Arundhati Pantawane (badminton)

She loves to watch powerpuff cartoons. Her game, too, is more about displacing opponents through power-filled smashes. The 21-year-old Nagpur lass, who jumped from near-obscurity to stardom, by reaching the National badminton championship finals last year, did her growing reputation a big favour by winning the 34th Jharkhand National Games gold in Ranchi. The India No.2 wants to remain injury-free and regain the No.1 spot which she held for a brief while early this year. “Reaching the top is easy but remaining there is very difficult. I'll try my best,” said the trainee of Gopi Chand Academy in Hyderabad.

J. Surendhar (athletics)

The moment he finished the 110m hurdles in his personal best time (14.46s) to bag the gold in the National Games, the 19-year-old was keen to rush back to the dressing room. Only after much coaxing did the Chennai lad agree for the mandatory Doordarshan interview. On track, it was a confident race from start to finish. “I am thrilled as this is my first gold at the Senior National level,” said Surendhar, coached by M.V. Rajasekhar of Universal Sports Foundation.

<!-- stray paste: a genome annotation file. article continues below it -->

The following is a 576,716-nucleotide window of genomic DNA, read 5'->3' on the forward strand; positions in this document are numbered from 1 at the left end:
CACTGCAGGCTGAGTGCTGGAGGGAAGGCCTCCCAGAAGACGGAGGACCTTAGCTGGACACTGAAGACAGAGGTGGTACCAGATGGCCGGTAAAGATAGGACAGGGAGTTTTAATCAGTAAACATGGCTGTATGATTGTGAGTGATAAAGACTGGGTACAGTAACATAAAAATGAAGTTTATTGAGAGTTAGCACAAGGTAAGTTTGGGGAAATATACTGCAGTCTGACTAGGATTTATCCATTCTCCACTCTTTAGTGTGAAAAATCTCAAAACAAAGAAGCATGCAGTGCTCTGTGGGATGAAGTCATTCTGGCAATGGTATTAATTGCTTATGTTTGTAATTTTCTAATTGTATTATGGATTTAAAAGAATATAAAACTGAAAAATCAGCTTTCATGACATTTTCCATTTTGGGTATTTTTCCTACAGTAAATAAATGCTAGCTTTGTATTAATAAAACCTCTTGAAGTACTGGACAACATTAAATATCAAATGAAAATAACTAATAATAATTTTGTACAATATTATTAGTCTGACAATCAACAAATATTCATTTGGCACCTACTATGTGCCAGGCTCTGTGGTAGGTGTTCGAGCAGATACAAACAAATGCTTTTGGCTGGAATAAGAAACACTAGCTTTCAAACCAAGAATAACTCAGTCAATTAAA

Deepika Kumari (archery)

It is rare indeed to see a World champion in India and at the age of 15 at that. One such rare talent is archer Deepika Kumari from Ranchi, Jharkhand. Since winning the title in 2009 at the 11th Youth World archery championship at Ogden (U.S.A.), Deepika, now 16, has hit the headlines on more than one occasion recently. Born in a very humble family (her father is an auto-rickshaw driver and her mother a nurse), Deepika finished with the silver in the individual and won gold in the team competition at the National Games. “Archery has given me everything: money, fame and recognition,” says Deepika. “I want youngsters, particularly girls; take to sports in a big way. Sport can be a good career option these days,” says the petite girl; whose aim is to win an Olympic medal for India.

Ratnika Batra (tennis)

Ratnika Batra came to the 34th National Games tennis competition as an unseeded player but ended up winning the ladies' singles crown. The Delhi player, all of 16, also won the team gold medal and a silver in the women's doubles. “It's not so surprising,” she says. “I play more on the ITF circuit. That is why I have a low ranking in India.” When she was 13, she won the under 14 and under-16 girls' titles in India. Next year she emerged the youngest Indian girl to win the women's singles at 14. And now she has added the National Games women's crown to the growing list of trophies. Ratnika is the one to watch out for in the future.

Keywords: National Games